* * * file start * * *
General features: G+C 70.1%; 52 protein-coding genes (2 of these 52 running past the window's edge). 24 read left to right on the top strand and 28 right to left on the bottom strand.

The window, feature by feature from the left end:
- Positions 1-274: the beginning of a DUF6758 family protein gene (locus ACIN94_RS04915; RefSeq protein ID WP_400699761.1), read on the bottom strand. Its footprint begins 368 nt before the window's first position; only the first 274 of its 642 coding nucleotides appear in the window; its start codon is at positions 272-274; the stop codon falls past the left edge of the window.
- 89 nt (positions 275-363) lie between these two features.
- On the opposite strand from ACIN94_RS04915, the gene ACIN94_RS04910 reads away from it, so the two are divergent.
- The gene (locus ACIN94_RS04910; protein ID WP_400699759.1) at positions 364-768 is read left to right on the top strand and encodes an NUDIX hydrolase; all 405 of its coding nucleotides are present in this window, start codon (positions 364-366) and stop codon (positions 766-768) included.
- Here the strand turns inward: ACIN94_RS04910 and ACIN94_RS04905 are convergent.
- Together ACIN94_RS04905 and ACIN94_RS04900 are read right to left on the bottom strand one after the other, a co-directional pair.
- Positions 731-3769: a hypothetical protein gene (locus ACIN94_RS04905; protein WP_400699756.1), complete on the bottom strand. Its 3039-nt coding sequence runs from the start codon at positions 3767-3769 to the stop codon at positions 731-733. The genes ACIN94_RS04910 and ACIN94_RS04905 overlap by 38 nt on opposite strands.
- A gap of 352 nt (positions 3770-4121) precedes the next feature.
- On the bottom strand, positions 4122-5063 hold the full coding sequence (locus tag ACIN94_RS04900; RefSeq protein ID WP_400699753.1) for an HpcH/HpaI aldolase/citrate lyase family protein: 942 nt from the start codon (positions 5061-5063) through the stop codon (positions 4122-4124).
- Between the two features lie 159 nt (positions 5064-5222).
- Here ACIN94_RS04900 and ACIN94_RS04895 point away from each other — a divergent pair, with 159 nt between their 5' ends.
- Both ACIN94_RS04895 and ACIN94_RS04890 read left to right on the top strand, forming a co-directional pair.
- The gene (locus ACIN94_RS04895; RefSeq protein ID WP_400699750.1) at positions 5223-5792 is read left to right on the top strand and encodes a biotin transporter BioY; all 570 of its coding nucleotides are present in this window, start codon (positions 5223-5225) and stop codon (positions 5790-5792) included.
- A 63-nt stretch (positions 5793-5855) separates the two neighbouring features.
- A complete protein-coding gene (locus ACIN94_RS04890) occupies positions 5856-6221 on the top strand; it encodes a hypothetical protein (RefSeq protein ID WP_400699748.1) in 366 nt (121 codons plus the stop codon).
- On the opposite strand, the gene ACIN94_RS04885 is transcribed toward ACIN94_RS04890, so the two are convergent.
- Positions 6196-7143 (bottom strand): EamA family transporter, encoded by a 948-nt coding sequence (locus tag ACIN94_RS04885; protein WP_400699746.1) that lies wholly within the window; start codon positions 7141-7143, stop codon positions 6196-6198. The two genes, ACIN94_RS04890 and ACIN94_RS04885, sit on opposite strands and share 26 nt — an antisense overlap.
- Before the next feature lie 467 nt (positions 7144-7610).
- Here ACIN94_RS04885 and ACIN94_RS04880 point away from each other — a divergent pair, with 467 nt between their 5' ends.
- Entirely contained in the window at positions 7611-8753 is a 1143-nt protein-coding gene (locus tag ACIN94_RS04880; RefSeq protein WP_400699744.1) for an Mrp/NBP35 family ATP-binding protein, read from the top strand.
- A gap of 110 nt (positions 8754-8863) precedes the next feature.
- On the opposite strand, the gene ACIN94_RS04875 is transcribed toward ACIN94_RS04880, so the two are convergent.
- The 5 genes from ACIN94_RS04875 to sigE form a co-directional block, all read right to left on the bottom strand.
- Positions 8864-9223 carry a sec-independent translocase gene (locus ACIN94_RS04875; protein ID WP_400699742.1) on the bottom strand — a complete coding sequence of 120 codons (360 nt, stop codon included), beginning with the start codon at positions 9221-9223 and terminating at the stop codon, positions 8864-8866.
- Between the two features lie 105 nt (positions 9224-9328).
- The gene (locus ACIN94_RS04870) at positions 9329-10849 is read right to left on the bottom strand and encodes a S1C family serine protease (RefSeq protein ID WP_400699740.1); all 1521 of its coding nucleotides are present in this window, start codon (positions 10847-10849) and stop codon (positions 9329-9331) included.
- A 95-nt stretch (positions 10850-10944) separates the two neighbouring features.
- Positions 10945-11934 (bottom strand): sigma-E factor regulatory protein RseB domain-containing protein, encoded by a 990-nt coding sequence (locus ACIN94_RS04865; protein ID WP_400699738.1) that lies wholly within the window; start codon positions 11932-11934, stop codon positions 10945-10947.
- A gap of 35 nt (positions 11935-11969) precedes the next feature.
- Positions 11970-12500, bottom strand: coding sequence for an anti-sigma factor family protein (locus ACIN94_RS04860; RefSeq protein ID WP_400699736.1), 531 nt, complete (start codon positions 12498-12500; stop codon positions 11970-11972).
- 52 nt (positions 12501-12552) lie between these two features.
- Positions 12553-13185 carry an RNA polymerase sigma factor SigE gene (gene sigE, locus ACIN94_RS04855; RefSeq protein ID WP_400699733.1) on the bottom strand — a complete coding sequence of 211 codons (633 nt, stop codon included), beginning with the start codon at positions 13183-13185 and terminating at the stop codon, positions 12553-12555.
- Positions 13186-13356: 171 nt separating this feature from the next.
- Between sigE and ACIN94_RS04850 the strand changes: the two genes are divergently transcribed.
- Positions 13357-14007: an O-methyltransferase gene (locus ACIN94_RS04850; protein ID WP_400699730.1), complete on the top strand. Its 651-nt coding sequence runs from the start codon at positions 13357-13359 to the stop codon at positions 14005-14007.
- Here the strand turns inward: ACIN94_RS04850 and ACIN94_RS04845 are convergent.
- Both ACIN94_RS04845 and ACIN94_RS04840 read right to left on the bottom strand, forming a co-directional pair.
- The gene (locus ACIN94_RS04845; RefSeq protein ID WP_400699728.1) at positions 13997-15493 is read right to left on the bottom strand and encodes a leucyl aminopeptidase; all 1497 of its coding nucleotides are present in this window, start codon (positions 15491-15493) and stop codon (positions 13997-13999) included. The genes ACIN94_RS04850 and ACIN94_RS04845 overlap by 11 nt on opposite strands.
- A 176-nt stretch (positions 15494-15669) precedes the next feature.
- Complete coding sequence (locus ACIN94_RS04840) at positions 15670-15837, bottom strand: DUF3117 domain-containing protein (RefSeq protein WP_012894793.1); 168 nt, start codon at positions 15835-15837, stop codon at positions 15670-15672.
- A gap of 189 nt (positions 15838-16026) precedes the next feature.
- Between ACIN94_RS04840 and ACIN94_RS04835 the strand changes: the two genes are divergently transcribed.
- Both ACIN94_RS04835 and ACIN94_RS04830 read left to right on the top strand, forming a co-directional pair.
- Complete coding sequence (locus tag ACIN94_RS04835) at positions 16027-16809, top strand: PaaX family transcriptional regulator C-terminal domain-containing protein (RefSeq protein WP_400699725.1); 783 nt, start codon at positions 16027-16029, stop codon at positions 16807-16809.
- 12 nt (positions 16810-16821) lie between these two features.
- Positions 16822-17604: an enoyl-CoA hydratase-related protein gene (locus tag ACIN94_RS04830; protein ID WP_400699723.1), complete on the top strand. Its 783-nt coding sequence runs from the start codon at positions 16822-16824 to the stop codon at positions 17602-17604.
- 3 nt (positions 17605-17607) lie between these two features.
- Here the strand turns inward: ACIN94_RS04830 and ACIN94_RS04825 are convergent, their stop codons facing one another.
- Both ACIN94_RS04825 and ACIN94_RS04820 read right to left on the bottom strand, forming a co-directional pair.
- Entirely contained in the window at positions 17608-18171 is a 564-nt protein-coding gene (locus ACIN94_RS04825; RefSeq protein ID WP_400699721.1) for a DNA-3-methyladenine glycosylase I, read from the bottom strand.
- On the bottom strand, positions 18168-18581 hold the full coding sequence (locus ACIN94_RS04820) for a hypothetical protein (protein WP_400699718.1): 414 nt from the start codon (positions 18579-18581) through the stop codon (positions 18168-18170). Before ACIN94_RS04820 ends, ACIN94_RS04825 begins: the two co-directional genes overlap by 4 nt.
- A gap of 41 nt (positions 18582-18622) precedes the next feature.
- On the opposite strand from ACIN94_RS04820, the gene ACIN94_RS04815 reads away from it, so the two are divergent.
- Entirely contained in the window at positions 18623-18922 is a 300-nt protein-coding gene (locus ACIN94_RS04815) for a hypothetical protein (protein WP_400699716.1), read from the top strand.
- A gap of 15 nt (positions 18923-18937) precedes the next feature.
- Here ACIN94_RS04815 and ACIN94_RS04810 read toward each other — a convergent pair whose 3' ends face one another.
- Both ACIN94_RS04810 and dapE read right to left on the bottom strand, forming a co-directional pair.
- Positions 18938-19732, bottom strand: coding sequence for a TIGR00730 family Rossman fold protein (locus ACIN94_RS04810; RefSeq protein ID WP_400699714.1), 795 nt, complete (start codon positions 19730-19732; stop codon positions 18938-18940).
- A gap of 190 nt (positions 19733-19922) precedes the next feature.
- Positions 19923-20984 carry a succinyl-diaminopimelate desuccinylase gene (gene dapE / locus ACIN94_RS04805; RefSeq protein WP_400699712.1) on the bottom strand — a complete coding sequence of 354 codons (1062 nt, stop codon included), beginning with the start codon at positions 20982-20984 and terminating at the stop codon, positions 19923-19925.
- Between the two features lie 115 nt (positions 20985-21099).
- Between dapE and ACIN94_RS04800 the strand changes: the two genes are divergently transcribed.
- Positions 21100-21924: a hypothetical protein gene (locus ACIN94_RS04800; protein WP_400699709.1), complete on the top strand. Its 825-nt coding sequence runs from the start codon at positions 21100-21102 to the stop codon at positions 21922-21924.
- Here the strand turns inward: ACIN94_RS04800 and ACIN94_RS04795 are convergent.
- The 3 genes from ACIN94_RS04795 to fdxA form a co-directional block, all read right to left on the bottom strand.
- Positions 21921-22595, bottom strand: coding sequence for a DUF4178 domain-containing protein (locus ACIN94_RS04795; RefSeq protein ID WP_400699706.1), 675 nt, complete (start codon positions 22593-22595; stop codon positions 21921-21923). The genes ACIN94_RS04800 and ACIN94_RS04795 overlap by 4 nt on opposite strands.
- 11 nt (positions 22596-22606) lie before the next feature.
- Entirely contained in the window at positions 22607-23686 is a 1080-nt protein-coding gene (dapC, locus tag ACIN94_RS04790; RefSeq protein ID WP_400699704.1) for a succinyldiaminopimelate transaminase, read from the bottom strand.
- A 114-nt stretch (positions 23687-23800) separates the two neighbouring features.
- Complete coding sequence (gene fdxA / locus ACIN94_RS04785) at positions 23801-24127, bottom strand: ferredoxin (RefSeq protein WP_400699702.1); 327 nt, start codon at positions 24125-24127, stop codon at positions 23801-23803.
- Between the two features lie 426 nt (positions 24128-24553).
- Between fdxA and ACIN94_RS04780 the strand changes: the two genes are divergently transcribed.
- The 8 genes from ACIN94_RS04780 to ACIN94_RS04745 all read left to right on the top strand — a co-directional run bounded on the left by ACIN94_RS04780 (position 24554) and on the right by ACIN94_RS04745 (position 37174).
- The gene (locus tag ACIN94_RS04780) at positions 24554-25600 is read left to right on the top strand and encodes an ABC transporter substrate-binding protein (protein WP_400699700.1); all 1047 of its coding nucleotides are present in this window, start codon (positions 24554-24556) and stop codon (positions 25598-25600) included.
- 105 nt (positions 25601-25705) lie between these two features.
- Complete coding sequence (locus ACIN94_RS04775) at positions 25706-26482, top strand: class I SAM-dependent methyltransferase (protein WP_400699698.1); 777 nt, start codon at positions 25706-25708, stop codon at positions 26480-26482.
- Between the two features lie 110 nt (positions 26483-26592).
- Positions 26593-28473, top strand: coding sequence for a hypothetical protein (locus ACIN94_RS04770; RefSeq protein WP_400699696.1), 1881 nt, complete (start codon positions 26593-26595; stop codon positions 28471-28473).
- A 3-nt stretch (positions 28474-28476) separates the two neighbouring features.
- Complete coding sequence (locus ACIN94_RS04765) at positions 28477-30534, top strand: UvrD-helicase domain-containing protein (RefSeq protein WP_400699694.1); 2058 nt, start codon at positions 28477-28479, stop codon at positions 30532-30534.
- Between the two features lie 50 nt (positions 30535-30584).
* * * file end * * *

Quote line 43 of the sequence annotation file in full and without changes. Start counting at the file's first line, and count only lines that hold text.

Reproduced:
- A gap of 189 nt (positions 15838-16026) precedes the next feature.